White House declines to release number of breakthrough COVID-19 cases among vaccinated staff

WASHINGTON - The White House on Friday refused to release the number of groundbreaking COVID-19 cases among vaccinated employees after an employee tested positive for the virus earlier this week.
Press secretary Jen Psaki suggested the public would not need this information even as U.S. vaccination efforts ease and COVID cases increase due to the more contagious Delta variant.
When asked about data on breakthrough cases at the White House on Friday, Psaki found that vaccinated people with breakthrough infections are much less likely to become seriously ill or die.
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"Nothing in this world is 100%": Anyone who is fully vaccinated against COVID-19 can become infected, but serious illnesses are rare
"As many medical experts inside and outside the government have said, those who are vaccinated are protected from serious illnesses," Psaki said during the White House briefing. "Most are asymptomatic when it comes to people who have been vaccinated."
She said the impact of landmark cases is limited as the country is now "in a different place" than it was six or seven months ago, when the Biden government's vaccination campaign was gaining traction.
When Psaki was pushed again by a reporter, he asked, "Why do you need this information?"
For "transparency, in the public interest and a better understanding of how breakthrough cases work here at the White House," the reporter replied.
More: White House official, Pelosi advisor, tested positive for coronavirus after attending the event together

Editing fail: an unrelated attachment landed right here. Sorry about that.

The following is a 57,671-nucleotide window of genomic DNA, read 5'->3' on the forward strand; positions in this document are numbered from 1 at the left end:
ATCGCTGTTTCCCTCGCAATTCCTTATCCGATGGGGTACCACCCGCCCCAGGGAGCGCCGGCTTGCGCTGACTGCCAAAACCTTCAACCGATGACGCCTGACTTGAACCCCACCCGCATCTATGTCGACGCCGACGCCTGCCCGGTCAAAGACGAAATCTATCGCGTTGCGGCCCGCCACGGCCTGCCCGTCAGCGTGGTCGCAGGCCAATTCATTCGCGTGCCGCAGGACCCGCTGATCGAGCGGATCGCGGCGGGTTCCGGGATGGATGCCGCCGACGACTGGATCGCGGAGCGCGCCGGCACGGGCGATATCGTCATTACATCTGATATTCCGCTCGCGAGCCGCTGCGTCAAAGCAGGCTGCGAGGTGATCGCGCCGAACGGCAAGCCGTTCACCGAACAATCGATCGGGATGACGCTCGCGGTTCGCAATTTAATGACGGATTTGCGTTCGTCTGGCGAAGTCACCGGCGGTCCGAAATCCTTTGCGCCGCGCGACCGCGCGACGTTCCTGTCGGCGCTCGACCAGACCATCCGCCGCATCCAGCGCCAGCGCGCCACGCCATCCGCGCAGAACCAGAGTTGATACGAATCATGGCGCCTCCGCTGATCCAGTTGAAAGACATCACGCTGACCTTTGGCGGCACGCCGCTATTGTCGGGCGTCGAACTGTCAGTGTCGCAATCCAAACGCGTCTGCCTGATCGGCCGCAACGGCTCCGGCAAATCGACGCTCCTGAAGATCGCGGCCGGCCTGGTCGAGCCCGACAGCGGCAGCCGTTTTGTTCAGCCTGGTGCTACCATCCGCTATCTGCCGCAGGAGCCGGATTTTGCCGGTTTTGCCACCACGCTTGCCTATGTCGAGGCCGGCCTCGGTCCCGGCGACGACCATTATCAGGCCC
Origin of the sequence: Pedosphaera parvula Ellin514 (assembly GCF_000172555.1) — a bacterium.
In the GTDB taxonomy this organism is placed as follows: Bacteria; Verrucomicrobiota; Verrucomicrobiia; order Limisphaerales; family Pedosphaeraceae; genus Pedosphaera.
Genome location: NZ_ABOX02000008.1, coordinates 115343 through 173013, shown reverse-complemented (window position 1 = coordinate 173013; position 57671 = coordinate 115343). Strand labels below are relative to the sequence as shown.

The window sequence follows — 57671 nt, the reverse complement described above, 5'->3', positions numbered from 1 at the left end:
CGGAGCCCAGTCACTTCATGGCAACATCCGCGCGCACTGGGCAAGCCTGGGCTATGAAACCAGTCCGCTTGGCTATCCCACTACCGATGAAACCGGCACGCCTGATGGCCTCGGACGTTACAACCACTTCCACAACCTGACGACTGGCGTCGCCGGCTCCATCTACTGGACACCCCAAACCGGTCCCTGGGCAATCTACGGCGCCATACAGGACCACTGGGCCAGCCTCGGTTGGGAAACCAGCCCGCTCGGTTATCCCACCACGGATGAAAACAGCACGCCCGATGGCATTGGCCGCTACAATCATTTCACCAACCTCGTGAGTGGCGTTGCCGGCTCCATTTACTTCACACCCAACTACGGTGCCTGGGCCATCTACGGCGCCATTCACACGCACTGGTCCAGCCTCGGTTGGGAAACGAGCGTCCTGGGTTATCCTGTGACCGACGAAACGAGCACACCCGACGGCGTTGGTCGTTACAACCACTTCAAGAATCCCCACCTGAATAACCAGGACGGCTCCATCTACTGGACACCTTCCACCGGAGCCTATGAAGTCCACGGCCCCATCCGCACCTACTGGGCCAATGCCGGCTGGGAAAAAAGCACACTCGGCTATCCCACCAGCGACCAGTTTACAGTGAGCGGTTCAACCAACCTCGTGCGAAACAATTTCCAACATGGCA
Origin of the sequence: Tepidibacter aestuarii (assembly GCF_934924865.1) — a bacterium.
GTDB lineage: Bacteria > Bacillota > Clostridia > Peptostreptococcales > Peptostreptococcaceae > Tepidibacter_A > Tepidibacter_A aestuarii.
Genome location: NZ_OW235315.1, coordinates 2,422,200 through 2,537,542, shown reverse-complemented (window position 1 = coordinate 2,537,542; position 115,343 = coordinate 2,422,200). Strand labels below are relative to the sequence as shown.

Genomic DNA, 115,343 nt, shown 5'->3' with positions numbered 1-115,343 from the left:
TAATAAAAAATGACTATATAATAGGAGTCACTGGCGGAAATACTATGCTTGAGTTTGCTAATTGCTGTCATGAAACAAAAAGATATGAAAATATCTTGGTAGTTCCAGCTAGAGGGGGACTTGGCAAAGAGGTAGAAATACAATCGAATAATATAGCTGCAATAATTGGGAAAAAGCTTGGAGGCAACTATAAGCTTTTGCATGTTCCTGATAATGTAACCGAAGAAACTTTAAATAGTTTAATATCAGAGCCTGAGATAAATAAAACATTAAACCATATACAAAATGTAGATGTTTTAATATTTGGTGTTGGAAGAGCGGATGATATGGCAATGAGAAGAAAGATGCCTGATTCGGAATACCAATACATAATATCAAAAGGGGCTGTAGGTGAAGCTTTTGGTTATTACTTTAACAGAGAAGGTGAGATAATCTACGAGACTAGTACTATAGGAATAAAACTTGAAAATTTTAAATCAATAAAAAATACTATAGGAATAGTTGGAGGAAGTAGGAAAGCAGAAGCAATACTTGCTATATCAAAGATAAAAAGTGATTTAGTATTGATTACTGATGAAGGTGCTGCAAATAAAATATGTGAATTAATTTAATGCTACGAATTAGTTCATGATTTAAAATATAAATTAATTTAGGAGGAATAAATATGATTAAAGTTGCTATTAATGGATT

Psaki noted that the Centers for Disease Control and Prevention are working with state and territorial health authorities to investigate breakthrough infections.
According to the CDC, 56.4% of Americans had at least one dose of the COVID-19 vaccine as of Thursday. That number falls short of the White House's goal of vaccinating 70% of Americans by July 4th. As of Thursday, 48.8% of Americans were fully vaccinated.
Earlier this week, a White House official and an adviser to House Speaker Nancy Pelosi, D-California, tested positive for the coronavirus after attending an event together. Both the White House official and Pelosi staff were fully vaccinated.
More: Amid fears of COVID-19 cases in Congress and the White House, experts are calling for vaccinations
COVID-19 vaccines are highly effective but do not offer 100% protection from the virus. That means a small percentage of people who are fully vaccinated will still get COVID-19 after exposure to the virus that causes it, according to the CDC.
However, vaccinated people with breakthrough infections are much less likely to become seriously ill or die. The CDC works with state and local health officials to identify breakthrough cases that lead to hospitalization or death. As of July 12, of the more than 159 million fully vaccinated people in the United States, approximately 5,500 had been hospitalized or died of COVID-19.
More: Panicked cities pushed Biden for bailouts during the pandemic. Months later, some are slow to pass.
Earlier this week, Psaki said more than one breakthrough case had occurred at the White House but declined to elaborate.
She told reporters on Wednesday that some landmark cases are inevitable as there are 2,000 people on the White House campus every day. She said the administration will release information if doctors discover a staff member has been in close contact with the president, vice president, or their spouse.
Reach out to Rebecca Morin on Twitter @RebeccaMorin_
This article originally appeared on USA TODAY: White House Refuses to Post Number of Breakthrough COVID Cases
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Jen Psaki
American political advisor and White House press secretary

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